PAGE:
That's not to say this treatment has no risks. While Frankie and many other dogs in the research study did well on the intravesical therapy, with roughly half the dogs having remission of their cancer and few side effects, a couple of dogs weren't so lucky. In those cases the drug didn't remain in the bladder. Instead, it traveled throughout the dogs' bodies causing side effects similar to the severe toxic reactions that can result from intravenous chemotherapy. According to Knapp, researchers don't know which dogs will be affected this way. Consequently, intravesical mitomycin C therapy remains under study, but may be used in dogs who don't respond to standard treatments.
Frankie participated in the Purdue study for 10 months. During that time, he had good quality of life. According to Hoffman, "Frankie was doing absolutely great; the tumor was not growing, everything was stable, and he felt perfect." Then things began to change. Frankie developed intermittent pain in his foot. X-rays revealed nothing, but the problem got worse until Frankie reached a point where he couldn't move his back legs. An MRI found the cancer had spread to Frankie's spine. At that point, Hoffman made the decision to let her beloved Scottie go.
Ten months might not seem like a long time, but compared to a survival rate of zero days, it's easy to see why Hoffman was "very glad we participated and would definitely do it again." Knapp's research has led to significant strides in treating TCC. And drug therapy isn't the only area seeing progress. With support from the Canine Health Foundation, Knapp and the Purdue researchers have been studying both genetic and environmental factors to determine their roles in TCC. Both are important.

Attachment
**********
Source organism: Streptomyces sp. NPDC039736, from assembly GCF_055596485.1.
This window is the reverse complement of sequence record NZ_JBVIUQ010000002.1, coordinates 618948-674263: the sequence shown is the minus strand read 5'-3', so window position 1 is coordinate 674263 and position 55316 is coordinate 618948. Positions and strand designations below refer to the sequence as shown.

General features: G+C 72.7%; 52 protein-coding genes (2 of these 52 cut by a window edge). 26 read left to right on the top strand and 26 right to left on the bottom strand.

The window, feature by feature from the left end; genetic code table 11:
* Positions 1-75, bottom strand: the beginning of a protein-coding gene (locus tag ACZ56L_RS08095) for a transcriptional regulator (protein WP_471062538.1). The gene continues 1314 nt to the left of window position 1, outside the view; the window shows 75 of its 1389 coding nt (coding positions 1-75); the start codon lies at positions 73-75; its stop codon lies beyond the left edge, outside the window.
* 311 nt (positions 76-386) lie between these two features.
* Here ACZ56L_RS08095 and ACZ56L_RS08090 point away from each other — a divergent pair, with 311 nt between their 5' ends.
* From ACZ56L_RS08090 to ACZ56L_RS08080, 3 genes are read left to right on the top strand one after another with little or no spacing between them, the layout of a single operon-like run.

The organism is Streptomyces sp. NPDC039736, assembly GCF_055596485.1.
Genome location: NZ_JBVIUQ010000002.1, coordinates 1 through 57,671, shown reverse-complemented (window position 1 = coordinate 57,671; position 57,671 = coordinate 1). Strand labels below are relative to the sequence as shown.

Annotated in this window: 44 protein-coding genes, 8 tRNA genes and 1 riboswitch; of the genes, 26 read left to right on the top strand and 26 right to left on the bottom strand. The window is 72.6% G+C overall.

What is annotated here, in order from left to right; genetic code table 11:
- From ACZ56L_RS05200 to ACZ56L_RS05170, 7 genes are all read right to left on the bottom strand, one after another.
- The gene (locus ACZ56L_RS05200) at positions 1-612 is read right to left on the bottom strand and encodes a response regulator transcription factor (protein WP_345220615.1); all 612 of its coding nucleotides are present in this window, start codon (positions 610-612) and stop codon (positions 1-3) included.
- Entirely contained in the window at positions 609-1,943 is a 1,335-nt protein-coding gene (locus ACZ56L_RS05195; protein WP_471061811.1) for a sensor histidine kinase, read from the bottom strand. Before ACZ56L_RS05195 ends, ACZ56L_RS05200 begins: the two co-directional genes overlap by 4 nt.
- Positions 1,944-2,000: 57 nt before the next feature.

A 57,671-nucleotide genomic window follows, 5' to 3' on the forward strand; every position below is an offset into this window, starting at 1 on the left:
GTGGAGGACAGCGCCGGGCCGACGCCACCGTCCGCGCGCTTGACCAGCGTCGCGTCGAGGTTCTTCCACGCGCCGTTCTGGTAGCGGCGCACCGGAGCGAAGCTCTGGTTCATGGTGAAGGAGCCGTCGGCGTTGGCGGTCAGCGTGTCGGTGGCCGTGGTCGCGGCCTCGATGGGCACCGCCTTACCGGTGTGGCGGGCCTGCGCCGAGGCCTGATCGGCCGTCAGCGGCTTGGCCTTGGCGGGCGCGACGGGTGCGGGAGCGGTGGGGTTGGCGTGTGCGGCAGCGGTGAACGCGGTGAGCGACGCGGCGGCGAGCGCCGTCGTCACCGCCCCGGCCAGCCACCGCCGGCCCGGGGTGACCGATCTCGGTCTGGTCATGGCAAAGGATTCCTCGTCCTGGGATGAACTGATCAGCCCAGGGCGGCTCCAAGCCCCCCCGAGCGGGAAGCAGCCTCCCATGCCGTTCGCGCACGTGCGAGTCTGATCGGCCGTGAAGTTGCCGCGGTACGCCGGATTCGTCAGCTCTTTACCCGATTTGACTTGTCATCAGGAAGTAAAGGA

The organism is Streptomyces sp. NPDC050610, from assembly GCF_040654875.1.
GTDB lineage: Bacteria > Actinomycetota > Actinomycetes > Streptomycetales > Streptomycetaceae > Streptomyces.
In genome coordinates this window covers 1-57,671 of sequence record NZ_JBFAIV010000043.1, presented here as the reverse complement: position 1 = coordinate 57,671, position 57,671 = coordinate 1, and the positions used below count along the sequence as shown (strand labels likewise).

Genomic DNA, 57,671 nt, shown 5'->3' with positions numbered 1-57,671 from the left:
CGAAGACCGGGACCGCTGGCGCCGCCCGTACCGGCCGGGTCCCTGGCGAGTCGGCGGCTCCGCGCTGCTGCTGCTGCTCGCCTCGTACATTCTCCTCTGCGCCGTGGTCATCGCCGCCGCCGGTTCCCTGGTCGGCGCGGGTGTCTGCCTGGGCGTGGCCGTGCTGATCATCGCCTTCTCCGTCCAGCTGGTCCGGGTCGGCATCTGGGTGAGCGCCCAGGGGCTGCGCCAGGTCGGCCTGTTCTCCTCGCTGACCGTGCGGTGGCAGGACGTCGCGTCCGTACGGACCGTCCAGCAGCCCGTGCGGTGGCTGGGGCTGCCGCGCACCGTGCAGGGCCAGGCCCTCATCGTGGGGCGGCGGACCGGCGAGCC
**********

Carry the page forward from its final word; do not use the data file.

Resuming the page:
Researchers suspect there are genetic factors at work in TCC because certain breeds, such as Scottish terriers, West Highland white terriers, Shetland sheepdogs, beagles and wire hair fox terriers are much more likely than others to develop the disease. Knapp says they are making progress in this area and "are much closer to finding the actual gene" associated with TCC. With this information, they expect to develop strategies for detecting the disease earlier when it may be more responsive to treatment.
Environmental factors play a role, too. According to Knapp, dogs at greatest risk of developing TCC are those that are both genetically predisposed to the cancer and exposed to harmful environmental factors such as lawn chemicals and insecticides. At the other end of the spectrum, studies have identified helpful environmental factors, too. One such study of Scottish terriers showed dogs who ate vegetables at least three times a week had a 70% decrease in the risk of developing TCC.
Knapp sums up the progress very well: "We have reached a point where we consider TCC very treatable and where we expect most dogs to have several months to over a year of very good life. We expect a small percentage to live multiple years, and a few lucky dogs to be cured." And the future looks even brighter. With the potential discoveries in Purdue's current research on TCC, we can expect to see even more improvements in diagnosis and treatment.
Thank you to the AKC CHF for allowing me to share this article